Having made a bitter enemy of Daniel Brewster, owner of New York's Hotel Cosmopolis, Archie Moffam (fresh from England) checks out and heads south where he woos and weds one Lucille Brewster before returning to the Hotel Cosmopolis...
pened to him.
"Honestly, old bean--I mean, dear old thing,--I mean, darling," said Archie, "I can't believe it!"
"What I mean is, I can't understand why you should have married a blighter like me."
Lucille's eyes opened. She squeezed his hand.
"Why, you're the most wonderful thing in the world, precious!-- Surely you know that?"
"Absolutely escaped my notice. Are you sure?"
"Of course I'm sure! You wonder-child! Nobody could see you without loving you!"
Archie heaved an ecstatic sigh. Then a thought crossed his mind. It was a thought which frequently came to mar his bliss.
"I say, I wonder if your father will think that!"
"Of course he will!"
"We rather sprung this, as it were, on the old lad," said Archie dubiously. "What sort of a man IS your father?"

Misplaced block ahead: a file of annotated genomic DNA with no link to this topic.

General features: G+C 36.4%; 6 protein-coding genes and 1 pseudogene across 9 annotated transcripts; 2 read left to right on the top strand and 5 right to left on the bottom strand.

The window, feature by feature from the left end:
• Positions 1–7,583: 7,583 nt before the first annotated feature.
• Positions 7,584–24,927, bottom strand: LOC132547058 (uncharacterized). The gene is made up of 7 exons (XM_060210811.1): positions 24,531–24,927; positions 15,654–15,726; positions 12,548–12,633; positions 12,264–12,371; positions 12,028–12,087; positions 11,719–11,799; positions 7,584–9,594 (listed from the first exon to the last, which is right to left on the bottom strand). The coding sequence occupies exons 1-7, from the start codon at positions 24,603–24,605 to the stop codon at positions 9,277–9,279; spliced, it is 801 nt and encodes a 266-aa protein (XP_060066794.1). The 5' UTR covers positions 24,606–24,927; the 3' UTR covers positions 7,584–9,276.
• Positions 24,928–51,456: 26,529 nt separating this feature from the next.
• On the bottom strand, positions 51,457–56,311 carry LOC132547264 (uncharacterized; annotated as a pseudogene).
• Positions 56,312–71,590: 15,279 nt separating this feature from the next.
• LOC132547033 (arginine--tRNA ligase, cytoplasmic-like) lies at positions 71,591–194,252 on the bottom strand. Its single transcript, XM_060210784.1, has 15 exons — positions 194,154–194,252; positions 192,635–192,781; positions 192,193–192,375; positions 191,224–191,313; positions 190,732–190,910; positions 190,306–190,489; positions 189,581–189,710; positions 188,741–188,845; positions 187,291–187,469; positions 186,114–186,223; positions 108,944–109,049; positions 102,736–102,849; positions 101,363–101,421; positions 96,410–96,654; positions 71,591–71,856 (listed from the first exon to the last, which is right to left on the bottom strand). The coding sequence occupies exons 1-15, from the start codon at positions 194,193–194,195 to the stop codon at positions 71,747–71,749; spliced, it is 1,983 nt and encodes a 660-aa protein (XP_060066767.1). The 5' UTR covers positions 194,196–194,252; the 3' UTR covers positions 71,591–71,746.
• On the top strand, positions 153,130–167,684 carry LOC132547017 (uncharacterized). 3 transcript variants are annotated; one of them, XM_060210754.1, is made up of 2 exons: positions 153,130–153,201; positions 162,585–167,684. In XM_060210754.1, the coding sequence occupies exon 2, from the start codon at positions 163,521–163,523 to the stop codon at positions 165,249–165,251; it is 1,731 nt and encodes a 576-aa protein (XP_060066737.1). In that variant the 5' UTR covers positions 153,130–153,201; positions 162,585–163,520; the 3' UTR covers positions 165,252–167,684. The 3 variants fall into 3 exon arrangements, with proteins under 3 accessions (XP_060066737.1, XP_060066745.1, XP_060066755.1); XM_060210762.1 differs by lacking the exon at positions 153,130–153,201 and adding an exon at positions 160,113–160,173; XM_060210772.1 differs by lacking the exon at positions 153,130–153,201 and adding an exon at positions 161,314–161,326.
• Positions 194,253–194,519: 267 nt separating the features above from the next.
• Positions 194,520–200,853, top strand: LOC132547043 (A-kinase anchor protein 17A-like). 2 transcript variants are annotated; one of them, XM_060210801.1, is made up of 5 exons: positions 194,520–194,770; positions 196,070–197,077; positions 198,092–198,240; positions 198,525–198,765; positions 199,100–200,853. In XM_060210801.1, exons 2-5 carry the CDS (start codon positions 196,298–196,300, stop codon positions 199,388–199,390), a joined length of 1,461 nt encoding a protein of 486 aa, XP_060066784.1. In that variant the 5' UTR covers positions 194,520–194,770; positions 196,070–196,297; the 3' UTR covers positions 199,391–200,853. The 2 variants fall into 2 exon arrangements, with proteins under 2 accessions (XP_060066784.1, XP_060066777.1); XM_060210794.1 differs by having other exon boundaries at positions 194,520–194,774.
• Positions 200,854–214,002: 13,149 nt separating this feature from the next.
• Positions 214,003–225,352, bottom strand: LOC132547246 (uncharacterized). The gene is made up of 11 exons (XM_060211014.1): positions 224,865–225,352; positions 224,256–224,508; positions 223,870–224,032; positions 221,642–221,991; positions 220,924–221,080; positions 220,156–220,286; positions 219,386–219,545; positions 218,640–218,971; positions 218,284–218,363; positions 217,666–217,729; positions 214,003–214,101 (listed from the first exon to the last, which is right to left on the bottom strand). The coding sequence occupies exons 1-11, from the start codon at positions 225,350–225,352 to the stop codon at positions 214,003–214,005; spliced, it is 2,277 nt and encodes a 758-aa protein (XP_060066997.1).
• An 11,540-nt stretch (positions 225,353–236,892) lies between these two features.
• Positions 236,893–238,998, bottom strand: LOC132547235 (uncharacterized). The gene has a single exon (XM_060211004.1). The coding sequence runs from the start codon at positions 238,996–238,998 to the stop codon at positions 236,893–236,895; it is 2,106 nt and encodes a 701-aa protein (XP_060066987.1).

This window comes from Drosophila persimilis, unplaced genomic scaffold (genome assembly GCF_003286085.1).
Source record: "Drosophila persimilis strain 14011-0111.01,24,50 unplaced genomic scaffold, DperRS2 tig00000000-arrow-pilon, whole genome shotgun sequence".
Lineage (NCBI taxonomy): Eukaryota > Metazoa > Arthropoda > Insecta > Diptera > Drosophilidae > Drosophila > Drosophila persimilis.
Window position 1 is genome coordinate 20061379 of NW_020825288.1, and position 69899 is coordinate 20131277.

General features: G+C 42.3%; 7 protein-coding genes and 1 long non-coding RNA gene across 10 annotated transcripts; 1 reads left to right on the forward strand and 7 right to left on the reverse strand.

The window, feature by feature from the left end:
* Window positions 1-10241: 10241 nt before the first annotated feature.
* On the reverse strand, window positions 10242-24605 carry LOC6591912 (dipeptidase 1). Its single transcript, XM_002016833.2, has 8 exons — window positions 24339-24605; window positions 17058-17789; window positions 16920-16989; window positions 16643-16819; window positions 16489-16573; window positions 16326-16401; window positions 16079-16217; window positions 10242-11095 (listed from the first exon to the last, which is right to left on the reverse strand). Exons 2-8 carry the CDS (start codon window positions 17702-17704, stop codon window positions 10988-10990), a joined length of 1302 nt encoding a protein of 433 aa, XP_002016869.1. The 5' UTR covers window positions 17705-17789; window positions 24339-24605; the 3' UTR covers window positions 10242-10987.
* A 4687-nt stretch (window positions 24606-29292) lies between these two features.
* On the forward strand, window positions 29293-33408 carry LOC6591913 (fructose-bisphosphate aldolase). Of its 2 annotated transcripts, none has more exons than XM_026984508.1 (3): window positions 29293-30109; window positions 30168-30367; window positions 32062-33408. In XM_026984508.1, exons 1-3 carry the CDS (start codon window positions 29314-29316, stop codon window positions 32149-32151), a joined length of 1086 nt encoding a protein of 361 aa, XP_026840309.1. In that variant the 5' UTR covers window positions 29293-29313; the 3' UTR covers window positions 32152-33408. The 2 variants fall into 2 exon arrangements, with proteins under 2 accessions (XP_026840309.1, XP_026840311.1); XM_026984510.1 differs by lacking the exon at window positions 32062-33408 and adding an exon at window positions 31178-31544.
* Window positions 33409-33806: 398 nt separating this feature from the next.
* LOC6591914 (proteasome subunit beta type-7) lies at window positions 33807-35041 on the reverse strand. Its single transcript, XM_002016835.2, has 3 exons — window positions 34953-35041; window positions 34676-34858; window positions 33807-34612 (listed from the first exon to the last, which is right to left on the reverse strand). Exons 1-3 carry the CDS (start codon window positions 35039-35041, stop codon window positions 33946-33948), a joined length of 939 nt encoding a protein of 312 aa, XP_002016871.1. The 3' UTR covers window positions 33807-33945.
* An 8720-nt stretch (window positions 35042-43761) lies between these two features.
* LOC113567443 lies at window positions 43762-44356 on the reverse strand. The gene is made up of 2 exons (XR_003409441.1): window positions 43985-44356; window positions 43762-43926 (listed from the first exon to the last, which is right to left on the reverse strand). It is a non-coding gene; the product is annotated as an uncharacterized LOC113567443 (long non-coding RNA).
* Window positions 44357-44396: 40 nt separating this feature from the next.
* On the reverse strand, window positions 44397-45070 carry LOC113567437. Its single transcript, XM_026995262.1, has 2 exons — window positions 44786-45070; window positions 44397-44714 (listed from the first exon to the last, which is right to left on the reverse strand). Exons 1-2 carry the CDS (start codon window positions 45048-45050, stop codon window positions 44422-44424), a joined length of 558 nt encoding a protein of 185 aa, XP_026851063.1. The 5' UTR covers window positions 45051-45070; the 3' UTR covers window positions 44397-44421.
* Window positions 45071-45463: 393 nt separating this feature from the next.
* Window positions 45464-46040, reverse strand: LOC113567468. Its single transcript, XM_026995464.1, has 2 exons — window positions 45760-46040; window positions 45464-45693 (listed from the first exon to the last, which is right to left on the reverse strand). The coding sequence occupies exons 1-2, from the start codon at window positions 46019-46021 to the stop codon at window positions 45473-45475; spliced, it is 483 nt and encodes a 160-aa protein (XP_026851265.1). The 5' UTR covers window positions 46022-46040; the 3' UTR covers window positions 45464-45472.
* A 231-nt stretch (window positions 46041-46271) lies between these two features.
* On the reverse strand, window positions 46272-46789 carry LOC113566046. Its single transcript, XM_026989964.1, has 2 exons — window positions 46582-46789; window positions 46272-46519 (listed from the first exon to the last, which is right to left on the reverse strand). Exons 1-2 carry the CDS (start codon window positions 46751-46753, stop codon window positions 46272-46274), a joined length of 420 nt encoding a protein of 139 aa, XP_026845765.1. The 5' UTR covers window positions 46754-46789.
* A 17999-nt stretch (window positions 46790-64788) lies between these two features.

"Father's a darling, too."
"Rummy thing he should own that hotel," said Archie. "I had a frightful row with a blighter of a manager there just before I left for
Being a huge fan of Wodehouse novels, I found this book a little disappointing. It is really a collection of short stories tied together with a thread of a plot. Those that like Jeeves and the other short stories may appreciate it more, but if you're looking to sink into a good novel, read his others first.
Although I enjoyed this book I found it slightly disjointed. Although there was an underlying theme, some chapters stood on their somewhat, meaning the story was somewhat shallow. It is still an enjoyable book and is very easy to pick up.
I loved this book. I am a big Wodehouse fan. This work is very much like my favorites Bertie Wooster and Jeeves. Archie is a clone for Bertie except he is poor sot who married a very rich girl. He is always bumbling around into one humorous situation after another just like Bertie Wooster. No Jeeves to help him out though, just his good luck and fortune. I think these stories were a precursor to Bertie. I smiled throughout the book and could not stop reading it.